Larry A. Law
Goals of Nanotechnology
Technically, nanomaterials are defined as being smaller than 100 nm. Due to their extremely small size, these ingredients have unique properties not exhibited by their larger counterparts. They can have novel physical and chemical properties related to color, solubility, and heat. They can be used to improve the sensory qualities of food such as taste/flavor, texture, and color. They are also used in food packaging to enable detection of microbial contamination. Encapsulating nanoparticles in lipid molecules (just like the mRNA vaccines), enables the delivery of bioactive compounds (nutrients) to hopefully enhance the bioavailablity in foods. All of this sounds wonderful but the devil is in the details.
Risks of Nanotechnology
When materials are artificially broken down and synthetically made so small in a laboratory, there are big risks when consumed in the body. Without significant testing to assess these risks, the potential remains for significant harm. These tiny ingredients bypass the natural regulatory process the cells have in place to control what comes in and what stays out. Glycoproteins on the glycocalyx serve as a key doorway for communicating with each human cell and initiating specific responses. However, ingredients this small can bypass that traffic signal and diffuse through the cell membrane without being properly vetted by the cell's regulatory system. This can throw off cellular function in a myriad of ways. Unfortunately, the Food and Drug Administration (FDA) has allowed these substances to enter our food supply under their Generally Recognized as Safe (GRAS) authorization; this means that the FDA accepts and declares this technology safe and effective without any testing whatsoever (does that remind anyone about the way they handled COVID vaccines?).
Facts Matter Video
An excellent 20-minute video investigating this problem was produced by The Epoch Times; I highly recommend that you watch it (thank you Sara L. for pointing it out!). I had no idea that things made with nanotechnology are not required to be labeled as such. The video will explain that this technology is commonly used for titanium dioxide (to increase the whiteness of milk, yogurt, and sugar), silicon dioxide (as an anti-caking agent), iron or zinc dioxides (hoping to increase nutritional bioavailability), silver derivatives (sterilizing and preservative agents), calcium carbonate, and tricalcium phosphate to name a few. Making food more colorful, creamier, crunchier, fresher, and brighter is not a crime, but the side-effects resulting from the misapplication of this technology could be.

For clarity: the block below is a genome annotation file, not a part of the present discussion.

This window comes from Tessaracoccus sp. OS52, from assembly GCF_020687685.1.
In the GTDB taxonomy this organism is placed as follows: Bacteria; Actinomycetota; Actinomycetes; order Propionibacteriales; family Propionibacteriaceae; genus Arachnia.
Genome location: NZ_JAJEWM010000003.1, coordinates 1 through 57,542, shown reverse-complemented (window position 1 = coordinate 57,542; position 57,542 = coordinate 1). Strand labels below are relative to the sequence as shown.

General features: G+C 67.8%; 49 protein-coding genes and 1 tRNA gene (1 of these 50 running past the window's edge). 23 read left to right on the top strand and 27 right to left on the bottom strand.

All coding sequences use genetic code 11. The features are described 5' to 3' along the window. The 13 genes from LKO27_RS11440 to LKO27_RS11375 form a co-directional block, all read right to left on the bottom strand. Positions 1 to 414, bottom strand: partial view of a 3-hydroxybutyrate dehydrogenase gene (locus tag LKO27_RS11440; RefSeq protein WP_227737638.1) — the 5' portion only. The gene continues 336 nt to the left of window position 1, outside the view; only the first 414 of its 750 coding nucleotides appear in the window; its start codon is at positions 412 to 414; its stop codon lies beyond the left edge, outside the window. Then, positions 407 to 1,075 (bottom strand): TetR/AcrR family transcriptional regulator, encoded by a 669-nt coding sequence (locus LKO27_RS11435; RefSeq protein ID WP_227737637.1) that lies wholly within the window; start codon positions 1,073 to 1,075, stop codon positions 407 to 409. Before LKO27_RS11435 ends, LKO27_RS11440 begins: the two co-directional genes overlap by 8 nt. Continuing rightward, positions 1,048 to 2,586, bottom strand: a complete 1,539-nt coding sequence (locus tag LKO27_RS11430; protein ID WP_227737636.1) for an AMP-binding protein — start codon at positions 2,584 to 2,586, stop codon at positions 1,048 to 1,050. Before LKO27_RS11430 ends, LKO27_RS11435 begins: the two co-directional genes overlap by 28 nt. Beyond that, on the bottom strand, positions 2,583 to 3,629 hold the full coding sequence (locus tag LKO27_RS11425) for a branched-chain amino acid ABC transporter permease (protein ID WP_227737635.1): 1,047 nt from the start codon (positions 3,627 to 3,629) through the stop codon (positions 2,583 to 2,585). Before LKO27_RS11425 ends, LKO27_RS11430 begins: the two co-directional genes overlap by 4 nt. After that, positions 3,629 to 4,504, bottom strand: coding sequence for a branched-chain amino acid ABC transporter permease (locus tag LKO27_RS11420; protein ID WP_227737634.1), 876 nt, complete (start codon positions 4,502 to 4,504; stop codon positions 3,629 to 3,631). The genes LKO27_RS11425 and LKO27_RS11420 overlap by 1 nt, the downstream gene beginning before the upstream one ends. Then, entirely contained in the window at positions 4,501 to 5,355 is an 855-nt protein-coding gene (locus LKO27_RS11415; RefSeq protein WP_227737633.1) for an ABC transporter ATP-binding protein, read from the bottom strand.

This technology in food applications is banned in Europe and Canada. If you remember the battle with genetically modified organisms (GMOs), you will appreciate that these areas of the world have always been more on the side of safety and testing than the United States. For example, the FDA failed to protect the American public in these vital areas: 1) GMOs with excessive applications of Roundup (a known carcinogen), 2) vaccine side-effects (especially COVID-19 shots), 3) nitrites/nitrates (used in processed meats as a preservative without any dietary warning label; these molecules are classified by the World Health Organization as Group 1 carcinogens known to cause cancer, and 4) nanotechnology. It's time to replace the FDA.